Types of ultrasounds
The following types of ultrasound are used to assess the pelvic floor:
- The transabdominal ultrasound. This approach has the drawback of poor definition and the presence of artifacts, since it must cross many planes in order to reach the pelvic floor musculature.
- The transvaginal ultrasound. This approach consists of inserting a transducer into the vagina, thus capturing a 360° image around the probe. Inserting the transducer into the vagina produces some distortion, but it nevertheless provides very good images of the urethral sphincter and the deeper layers of the levator ani muscle (iliococcygeus).
- The transperineal or introital ultrasound. This is the most commonly used approach for studying the pelvic floor. The transperineal ultrasound is conducted with the transducer that is usually used for abdominal obstetric ultrasound, resting it on the perineum (Figure 1); the transducer used for the introital ultrasound is the same common sectorial vaginal probe that is used in a vaginal gynaecological ultrasound, but in this case the probe simply rests on the suburethral area (Figure 2). This approach has the advantage of low distortion; the small degree of distortion that it does produce can be avoided by regulating the pressure of the transducer on the area. The transperineal and introital ultrasound routes are the most comfortable approaches, seeing as they do not require entering the vagina and they allow for a good assessment of all three compartments of the pelvic floor: the anterior, middle and posterior. They even allow us to see, distortion-free, the anal mucosa and the external and internal anal sphincter.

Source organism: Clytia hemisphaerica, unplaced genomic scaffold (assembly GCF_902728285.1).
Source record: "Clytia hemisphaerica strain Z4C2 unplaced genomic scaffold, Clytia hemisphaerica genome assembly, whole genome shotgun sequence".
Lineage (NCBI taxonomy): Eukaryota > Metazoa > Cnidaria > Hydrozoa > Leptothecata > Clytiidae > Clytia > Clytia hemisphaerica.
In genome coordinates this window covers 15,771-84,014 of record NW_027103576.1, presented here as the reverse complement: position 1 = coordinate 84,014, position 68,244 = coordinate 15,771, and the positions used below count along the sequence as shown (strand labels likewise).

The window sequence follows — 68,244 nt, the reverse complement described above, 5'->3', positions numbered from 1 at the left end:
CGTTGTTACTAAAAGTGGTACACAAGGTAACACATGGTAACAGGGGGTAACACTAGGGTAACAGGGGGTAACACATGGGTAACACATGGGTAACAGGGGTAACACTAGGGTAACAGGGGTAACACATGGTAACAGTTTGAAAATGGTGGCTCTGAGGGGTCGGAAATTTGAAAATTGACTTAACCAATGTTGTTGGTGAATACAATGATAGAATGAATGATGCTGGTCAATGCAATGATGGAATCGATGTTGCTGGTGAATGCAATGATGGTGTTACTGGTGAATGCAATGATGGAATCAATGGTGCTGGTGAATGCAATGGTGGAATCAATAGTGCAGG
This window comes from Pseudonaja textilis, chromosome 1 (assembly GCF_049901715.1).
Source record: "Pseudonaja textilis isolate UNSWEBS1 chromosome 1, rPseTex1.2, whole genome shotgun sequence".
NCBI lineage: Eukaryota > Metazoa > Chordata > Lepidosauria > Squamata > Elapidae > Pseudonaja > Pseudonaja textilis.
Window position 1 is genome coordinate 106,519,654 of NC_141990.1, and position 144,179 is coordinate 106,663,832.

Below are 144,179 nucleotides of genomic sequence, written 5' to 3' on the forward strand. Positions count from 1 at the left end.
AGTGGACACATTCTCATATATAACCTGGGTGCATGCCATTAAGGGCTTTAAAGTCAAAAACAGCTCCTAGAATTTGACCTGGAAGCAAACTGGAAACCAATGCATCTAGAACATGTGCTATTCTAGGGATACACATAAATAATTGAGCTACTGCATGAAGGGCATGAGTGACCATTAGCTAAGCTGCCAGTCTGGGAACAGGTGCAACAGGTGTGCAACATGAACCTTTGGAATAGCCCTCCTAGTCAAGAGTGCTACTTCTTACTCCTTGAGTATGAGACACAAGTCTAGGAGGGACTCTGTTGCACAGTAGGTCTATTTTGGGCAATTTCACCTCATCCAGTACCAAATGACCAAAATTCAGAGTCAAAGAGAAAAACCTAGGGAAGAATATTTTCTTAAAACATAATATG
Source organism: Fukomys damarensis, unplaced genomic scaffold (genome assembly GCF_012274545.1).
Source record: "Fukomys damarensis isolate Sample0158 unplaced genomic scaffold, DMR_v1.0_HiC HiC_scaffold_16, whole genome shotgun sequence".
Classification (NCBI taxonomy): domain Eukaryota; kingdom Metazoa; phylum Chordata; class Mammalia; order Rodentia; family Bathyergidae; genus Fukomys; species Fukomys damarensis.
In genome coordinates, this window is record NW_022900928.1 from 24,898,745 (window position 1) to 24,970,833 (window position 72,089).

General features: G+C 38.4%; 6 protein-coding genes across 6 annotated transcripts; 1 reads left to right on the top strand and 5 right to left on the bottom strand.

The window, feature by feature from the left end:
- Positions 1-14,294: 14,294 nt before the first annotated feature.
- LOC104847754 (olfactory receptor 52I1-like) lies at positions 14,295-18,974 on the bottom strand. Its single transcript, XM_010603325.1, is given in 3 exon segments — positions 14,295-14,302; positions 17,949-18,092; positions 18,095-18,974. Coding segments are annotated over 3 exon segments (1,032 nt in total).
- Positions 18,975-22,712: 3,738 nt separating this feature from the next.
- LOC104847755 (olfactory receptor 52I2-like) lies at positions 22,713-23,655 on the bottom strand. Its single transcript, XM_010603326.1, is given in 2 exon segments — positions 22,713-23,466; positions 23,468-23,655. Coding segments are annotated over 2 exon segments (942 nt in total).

- The endoanal ultrasound. This approach employs the same 360° transducer as the transvaginal ultrasound, but in this case, the probe is introduced through the anal canal. It is considered the gold standard technique for diagnosing anal sphincter injury. This approach obviously causes both distortion and discomfort.
Figure 1. The transperineal ultrasound is the most frequently used approach
Figure 2. Image of the introital approach